From our friends at the Cape Cod Modern House Trust, comes this call for action supporting the Wellfleet Historic Review Board’s effort to maintain a demolition delay list. Preservation can be a tricky cause in some instances, and as a real estate broker, I have been embroiled in one or two. But in the case of a Breuer house on Cape Cod, it would seem to be clear cut. Please see my letter in support below.

 

Dear members of the Wellfleet Historic Review Board,

I write as — in order of priority — someone greatly interested in modernist architecture; a real estate broker who specializes in marketing this architecture; founder of a blog that concetrated on this architecture; a member of Docomomo New England (http://www.docomomo-us.org/); and a member of a family with a home on Cape Cod.
I am writing in support of the Wellfleet Historic Review Board’s efforts to include such architectural gems on the demolition delay list.
Such homes, at very least, deserve the careful consideration that should come as part of a year-long demolition delay. We have such a delay in Lexington, where all structures deemed to have even the slightest bit of cultural significance are on such a survey list. With three highly important post-war mid-century modernist developments, Lexington shows a great appreciation for the modernist period of its long and illustrious place in American history. And this is a town where “tear-downs” of modest homes in favor of plan-book “McMansions” is the rule rather than the exception.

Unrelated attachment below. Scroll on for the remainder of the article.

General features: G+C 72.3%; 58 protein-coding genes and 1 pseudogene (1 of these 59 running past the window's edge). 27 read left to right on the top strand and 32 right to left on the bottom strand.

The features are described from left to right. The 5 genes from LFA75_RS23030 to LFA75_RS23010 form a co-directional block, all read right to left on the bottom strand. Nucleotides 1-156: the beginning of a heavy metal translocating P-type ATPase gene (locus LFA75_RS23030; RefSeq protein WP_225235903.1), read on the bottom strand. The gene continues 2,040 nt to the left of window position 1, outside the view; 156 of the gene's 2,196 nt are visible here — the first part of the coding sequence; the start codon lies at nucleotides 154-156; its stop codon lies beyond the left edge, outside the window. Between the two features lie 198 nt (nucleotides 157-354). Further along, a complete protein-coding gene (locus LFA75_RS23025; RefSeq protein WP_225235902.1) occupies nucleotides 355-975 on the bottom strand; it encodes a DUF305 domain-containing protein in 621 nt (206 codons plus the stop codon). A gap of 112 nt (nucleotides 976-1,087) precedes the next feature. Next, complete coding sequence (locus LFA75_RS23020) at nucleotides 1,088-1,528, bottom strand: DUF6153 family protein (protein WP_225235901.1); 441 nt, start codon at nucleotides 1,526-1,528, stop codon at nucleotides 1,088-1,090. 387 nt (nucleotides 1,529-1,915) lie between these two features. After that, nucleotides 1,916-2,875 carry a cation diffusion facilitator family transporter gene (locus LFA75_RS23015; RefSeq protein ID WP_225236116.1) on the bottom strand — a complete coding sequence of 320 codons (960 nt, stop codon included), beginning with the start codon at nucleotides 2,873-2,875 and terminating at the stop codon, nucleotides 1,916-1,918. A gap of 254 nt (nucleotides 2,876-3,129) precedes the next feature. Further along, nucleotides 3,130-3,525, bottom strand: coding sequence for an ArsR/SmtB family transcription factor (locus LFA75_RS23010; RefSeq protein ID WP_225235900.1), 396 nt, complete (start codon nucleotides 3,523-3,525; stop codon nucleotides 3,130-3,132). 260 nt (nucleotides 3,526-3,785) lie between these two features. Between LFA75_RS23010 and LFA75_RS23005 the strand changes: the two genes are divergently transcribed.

Sadly, the window of time in which the philosophies and principals of modernist design flourished here in New England was a small one. This is unfortunate and somewhat perplexing given the progressive spirit and history still alive in the arts, technology, and academic institutions and business in Eastern Massachusetts. Perhaps we are to see a resurgence that would let the region start to catch up with the West Coast, Southwest, and other parts of the country (and world). If the upsurge in home-buyer interest, and the attention such architecture and design sensibilities currently evidenced in popular culture is any indication, we may very well see such homes being built again around the region.
Until that day comes, however, architecture from the likes of Bauhaus founders and Harvard Graduate School of Design leaders like Marcel Breuer and Walter Gropius, as well as proteges Ben Thompson, Hugh Stubbins, Eero Saarinen, Henry Hoover, Ira Rakatansky, Carl Koch, and so on must be appreciated and preserved.
Just as a community would be expected to protect its Federalist and Greek Revival Colonial-era homes, — or, as in the famous case of the beach resort town Cape May, NJ, its authentic collection of Victorian houses — so should Wellfleet show for its fortunate place in modernist history. Indeed, the tours that the Cape Cod Modern Home Trust provide of the Wellfleet and Truro homes are extremely popular and renowned around the country, if not the world. That should be indicative of the significance of the architecture.
Thank you for your consideration.
Warmly,
Bill Janovitz

Bill Janovitz
Hammond Residential Real Estate
1775 Massachusetts Avenue
Lexington, MA 02420
781.856.0992 mobile